Todd C

1957 Pontiac Oakland Club Technical Advisor      

Edited by poci1957 (see edit history)
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Is there any indication that the frame was ever in an accident?  Could those markings have been from a technician who was attempting to straighten the frame?

 

North, South, East and West are often used by gantry crane operators to describe the direction to move the crane.  They could be references to the direction the bending forces were being applied on the frame jig.

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46 minutes ago, poci1957 said:

 

OK sebastienbuick, here is some data for you:

 

VIN# 859L1455

8=Pontiac Model 28 Long Wheelbase (Bonneville and Star Chief)

59=1959

L=Linden NJ Assembly Plant

1455=the 455th Pontiac Model 28 built at the Linden plant (numbers started at 1001)

 

FISHER BODY

STYLE=59-2837           1959 Bonneville (28) 2dr Hardtop Coupe (37)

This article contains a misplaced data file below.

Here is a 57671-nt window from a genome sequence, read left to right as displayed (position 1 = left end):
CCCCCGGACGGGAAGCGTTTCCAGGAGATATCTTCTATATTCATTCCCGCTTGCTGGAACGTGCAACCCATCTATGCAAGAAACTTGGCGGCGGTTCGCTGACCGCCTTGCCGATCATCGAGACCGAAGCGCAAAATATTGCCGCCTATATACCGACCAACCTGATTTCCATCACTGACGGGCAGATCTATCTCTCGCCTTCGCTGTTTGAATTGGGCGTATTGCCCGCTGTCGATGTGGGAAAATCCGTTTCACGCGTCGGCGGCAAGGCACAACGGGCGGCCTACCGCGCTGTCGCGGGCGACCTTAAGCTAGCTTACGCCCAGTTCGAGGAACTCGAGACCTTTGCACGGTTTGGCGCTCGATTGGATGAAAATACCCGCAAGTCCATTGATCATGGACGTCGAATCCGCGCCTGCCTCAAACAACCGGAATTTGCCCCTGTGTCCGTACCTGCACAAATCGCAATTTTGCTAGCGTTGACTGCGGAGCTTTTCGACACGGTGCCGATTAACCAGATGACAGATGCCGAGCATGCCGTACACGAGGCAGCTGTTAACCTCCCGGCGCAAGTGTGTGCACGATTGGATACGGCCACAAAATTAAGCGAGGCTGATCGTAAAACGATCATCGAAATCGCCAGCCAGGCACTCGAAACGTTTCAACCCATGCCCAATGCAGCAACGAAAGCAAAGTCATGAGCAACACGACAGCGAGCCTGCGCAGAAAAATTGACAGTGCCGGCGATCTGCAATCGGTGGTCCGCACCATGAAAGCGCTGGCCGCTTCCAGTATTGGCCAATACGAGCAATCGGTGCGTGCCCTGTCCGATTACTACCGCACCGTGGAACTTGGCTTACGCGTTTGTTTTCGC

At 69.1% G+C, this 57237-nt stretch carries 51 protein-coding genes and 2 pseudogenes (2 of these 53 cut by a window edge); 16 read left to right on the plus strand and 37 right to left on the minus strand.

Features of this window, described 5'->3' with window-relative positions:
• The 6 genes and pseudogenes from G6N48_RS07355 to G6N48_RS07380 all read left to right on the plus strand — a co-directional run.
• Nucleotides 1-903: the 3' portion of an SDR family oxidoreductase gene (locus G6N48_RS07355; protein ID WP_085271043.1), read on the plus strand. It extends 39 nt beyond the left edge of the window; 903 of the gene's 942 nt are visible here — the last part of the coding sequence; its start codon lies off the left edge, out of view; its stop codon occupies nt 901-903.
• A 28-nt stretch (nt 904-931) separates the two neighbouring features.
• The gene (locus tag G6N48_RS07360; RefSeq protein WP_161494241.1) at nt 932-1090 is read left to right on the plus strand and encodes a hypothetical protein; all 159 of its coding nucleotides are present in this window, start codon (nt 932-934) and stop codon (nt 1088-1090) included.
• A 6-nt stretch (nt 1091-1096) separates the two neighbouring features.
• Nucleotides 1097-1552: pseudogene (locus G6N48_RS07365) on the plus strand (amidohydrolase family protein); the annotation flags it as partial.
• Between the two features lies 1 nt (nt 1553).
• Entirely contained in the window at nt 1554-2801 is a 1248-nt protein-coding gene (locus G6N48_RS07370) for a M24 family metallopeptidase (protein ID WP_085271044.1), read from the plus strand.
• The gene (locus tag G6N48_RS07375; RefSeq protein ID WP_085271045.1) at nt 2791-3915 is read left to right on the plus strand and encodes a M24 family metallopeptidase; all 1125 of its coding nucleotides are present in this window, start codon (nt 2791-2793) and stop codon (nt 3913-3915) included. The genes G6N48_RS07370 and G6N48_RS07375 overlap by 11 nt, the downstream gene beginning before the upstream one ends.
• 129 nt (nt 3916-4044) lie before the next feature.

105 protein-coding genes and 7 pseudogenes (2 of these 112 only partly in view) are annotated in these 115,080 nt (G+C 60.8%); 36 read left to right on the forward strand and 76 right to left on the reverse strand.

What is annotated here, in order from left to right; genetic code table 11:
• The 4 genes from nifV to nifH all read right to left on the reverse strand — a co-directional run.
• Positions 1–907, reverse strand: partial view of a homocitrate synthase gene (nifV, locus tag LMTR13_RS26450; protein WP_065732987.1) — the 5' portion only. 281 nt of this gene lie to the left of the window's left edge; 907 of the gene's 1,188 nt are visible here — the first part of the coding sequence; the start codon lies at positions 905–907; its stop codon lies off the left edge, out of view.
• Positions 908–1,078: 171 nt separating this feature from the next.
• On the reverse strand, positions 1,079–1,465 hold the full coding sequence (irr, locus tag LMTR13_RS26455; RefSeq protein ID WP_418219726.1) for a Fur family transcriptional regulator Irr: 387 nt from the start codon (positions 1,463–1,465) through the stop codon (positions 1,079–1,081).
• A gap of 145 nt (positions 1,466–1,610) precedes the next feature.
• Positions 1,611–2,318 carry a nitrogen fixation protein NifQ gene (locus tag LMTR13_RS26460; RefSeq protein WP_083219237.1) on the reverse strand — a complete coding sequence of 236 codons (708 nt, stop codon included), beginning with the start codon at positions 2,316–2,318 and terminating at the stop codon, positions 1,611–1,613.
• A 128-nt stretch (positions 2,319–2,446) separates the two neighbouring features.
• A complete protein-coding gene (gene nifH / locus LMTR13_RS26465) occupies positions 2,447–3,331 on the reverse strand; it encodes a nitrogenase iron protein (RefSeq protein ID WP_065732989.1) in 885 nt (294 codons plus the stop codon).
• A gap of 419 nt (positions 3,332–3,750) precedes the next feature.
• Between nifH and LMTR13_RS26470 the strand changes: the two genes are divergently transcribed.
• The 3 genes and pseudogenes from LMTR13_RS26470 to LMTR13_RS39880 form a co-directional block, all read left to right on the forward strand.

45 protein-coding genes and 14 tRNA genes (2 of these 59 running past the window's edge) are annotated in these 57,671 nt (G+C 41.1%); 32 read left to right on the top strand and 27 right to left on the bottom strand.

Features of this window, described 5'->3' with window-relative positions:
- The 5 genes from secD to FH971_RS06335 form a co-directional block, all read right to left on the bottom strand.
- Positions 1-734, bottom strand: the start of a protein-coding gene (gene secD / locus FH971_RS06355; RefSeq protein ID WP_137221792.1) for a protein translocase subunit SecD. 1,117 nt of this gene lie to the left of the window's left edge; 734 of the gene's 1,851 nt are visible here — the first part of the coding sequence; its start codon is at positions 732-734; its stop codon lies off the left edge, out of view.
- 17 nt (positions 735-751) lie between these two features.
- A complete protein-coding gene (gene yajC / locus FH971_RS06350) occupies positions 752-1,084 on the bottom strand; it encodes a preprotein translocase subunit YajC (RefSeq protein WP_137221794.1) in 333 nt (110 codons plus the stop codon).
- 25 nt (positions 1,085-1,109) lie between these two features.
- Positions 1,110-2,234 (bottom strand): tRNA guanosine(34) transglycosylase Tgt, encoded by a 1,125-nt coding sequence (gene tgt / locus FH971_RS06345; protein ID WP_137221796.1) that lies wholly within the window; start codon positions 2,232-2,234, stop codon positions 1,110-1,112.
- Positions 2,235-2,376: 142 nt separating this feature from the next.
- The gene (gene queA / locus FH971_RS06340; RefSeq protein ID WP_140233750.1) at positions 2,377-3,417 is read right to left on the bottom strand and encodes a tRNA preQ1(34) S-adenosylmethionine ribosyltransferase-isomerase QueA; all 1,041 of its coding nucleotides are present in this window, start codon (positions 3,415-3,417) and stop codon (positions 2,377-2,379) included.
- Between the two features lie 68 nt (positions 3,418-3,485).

BODY=BL 166              Fisher Body Linden Plant, the 166th Model 2837 body produced at that plant

TRIM=276                    Tri-tone blue vinyl interior

PAINT=SC                   Concord Blue Body & Wheels, Cameo Ivory Roof

ACC=C                         C (sorry I don’t have that code data)

 

FRAME

PARISH         Frame manufacturer

532032          Pontiac Division frame part number BUT NOTE this number is for a long wheelbase (Star Chief) sedan.  A model 28 Bonneville hardtop frame is listed as # 532520.  

1027581        Probably a Parish serial number

 

So this part number question and your markings make me think that frame must have had to be modified at the plant to fit a hardtop rather than a sedan (traditionally a hardtop would have more braces and other reinforcements than a sedan).  However that higher part # 532520 means that number was assigned after start of production.  It is possible (my speculation) that the sedan frame was originally specified to be used on hardtops and it was determined that changes were required sufficient to issue a different part number.  It is possible the frame may have been swapped later in the car's life but I doubt it unless you have found evidence of damage or tampering.